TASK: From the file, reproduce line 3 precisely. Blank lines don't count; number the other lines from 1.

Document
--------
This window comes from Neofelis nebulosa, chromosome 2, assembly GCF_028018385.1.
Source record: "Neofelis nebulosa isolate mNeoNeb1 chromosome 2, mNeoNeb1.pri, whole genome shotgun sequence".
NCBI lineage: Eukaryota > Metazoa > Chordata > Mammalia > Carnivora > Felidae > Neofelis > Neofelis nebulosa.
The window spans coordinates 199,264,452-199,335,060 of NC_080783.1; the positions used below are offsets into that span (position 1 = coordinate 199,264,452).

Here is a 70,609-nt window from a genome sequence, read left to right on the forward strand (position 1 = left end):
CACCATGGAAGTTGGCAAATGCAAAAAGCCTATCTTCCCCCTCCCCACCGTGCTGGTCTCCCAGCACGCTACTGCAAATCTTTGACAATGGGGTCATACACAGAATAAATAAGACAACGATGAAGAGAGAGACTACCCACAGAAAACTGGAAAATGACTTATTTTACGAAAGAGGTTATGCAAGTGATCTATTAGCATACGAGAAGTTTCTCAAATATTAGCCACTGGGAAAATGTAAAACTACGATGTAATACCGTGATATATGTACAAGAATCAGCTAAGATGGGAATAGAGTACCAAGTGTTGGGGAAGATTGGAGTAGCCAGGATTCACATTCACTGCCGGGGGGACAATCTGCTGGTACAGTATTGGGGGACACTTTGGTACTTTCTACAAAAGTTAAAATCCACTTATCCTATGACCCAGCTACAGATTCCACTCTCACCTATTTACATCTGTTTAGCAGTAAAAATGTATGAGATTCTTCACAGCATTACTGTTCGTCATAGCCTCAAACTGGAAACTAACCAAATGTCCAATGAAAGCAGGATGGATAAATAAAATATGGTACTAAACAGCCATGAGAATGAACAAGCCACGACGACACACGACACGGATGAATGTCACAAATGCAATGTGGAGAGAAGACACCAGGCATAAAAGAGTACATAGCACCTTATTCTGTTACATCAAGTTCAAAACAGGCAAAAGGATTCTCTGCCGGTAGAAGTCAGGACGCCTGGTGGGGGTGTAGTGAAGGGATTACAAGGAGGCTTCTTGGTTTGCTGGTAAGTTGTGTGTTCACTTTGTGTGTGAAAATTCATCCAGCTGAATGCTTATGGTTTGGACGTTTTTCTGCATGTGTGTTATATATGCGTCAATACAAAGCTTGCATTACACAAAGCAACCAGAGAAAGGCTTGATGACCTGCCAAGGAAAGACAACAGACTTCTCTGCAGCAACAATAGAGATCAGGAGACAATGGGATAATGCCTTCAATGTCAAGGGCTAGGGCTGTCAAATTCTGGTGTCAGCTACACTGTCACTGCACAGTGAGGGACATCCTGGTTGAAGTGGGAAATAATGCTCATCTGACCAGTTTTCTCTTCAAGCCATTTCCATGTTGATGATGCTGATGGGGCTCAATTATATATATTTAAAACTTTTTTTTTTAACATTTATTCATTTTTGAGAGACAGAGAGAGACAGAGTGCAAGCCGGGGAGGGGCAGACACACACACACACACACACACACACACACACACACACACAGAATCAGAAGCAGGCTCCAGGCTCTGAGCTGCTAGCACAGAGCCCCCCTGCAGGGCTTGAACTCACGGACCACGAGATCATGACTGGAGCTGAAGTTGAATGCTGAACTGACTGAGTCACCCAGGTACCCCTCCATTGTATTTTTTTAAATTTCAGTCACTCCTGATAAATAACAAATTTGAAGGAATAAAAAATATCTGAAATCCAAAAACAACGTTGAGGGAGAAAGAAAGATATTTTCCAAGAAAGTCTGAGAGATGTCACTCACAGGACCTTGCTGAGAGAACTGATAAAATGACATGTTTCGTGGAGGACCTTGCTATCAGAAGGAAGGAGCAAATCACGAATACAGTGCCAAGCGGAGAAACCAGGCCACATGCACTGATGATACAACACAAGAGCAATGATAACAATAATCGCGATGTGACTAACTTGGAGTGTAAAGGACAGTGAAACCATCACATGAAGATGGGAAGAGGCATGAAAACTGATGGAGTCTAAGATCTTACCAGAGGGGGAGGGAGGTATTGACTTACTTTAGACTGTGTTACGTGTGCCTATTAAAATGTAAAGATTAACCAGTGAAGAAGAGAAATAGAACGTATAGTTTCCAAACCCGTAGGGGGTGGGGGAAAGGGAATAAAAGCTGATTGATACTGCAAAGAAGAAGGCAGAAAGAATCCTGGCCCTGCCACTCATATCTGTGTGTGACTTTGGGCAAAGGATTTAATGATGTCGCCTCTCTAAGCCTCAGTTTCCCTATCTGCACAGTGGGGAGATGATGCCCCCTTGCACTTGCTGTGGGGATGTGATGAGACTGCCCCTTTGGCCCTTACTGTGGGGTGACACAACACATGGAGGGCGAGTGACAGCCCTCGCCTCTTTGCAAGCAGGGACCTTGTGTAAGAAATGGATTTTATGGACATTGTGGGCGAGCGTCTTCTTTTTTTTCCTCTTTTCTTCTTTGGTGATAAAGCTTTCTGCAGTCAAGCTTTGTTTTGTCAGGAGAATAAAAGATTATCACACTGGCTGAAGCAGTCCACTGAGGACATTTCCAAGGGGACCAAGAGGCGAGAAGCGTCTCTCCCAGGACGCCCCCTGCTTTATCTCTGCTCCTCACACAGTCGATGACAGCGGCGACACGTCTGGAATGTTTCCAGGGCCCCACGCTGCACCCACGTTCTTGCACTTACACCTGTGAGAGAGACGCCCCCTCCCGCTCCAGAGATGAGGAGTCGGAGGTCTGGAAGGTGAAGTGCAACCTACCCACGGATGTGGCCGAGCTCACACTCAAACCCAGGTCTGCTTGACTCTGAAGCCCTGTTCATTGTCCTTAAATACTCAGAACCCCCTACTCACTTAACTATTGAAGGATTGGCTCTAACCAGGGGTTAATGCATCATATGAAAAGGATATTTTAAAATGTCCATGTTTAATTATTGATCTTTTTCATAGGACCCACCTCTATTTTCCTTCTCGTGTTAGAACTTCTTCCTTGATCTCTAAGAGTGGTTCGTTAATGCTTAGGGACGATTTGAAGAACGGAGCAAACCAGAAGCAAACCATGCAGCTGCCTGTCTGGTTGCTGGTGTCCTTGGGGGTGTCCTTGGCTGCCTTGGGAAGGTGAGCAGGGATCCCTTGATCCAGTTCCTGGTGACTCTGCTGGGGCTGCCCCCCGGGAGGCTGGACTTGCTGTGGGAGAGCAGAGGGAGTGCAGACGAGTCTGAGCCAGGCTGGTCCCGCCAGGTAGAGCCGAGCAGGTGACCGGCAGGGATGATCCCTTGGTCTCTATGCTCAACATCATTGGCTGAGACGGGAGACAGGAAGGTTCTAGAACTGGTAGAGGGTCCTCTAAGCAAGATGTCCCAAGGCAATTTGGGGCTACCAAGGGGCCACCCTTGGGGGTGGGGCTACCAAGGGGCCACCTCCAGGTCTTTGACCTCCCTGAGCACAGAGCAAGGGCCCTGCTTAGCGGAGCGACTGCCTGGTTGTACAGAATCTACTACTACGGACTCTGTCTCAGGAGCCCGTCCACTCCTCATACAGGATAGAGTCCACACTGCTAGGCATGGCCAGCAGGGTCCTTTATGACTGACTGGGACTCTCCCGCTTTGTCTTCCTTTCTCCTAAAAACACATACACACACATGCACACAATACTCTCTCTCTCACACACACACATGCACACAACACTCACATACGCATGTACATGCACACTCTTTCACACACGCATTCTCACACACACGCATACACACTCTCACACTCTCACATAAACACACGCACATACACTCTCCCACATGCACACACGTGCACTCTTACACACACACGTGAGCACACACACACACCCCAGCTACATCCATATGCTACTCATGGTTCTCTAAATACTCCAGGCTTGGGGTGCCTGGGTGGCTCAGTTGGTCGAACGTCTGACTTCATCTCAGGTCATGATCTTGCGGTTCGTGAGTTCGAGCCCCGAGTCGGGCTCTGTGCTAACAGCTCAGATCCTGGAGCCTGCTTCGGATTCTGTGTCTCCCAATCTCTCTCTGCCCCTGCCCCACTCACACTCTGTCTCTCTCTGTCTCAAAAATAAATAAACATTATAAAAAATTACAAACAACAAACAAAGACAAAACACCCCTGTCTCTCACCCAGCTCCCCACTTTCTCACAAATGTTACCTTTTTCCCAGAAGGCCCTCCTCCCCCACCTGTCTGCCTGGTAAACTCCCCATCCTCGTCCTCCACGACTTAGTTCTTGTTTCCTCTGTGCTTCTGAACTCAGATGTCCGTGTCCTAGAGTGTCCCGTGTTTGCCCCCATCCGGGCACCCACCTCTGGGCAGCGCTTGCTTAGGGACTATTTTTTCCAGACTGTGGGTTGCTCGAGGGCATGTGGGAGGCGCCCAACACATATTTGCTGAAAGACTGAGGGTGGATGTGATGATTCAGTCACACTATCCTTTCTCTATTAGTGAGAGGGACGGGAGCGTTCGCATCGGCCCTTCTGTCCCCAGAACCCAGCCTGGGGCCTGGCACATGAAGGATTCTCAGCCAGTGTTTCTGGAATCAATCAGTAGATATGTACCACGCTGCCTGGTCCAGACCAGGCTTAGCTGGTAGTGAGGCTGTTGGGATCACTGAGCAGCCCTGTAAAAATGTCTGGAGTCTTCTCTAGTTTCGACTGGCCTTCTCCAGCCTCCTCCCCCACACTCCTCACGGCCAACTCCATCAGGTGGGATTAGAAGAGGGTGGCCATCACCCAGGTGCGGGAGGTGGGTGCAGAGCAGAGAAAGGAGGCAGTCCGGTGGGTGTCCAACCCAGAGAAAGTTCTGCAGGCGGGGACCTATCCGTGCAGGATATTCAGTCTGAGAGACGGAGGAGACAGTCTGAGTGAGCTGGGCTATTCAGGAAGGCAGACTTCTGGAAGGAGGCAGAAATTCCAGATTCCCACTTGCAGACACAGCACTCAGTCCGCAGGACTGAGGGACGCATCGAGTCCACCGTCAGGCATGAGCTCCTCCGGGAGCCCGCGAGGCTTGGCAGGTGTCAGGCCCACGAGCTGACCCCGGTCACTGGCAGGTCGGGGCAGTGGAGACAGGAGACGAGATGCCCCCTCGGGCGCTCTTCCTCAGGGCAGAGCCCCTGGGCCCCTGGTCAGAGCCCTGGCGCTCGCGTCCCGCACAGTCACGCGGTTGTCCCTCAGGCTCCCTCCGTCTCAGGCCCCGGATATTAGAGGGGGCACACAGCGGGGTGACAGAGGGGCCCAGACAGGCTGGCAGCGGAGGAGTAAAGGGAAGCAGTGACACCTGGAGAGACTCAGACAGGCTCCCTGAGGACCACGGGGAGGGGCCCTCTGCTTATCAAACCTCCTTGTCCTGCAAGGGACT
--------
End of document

NCBI lineage: Eukaryota > Metazoa > Chordata > Mammalia > Carnivora > Felidae > Neofelis > Neofelis nebulosa.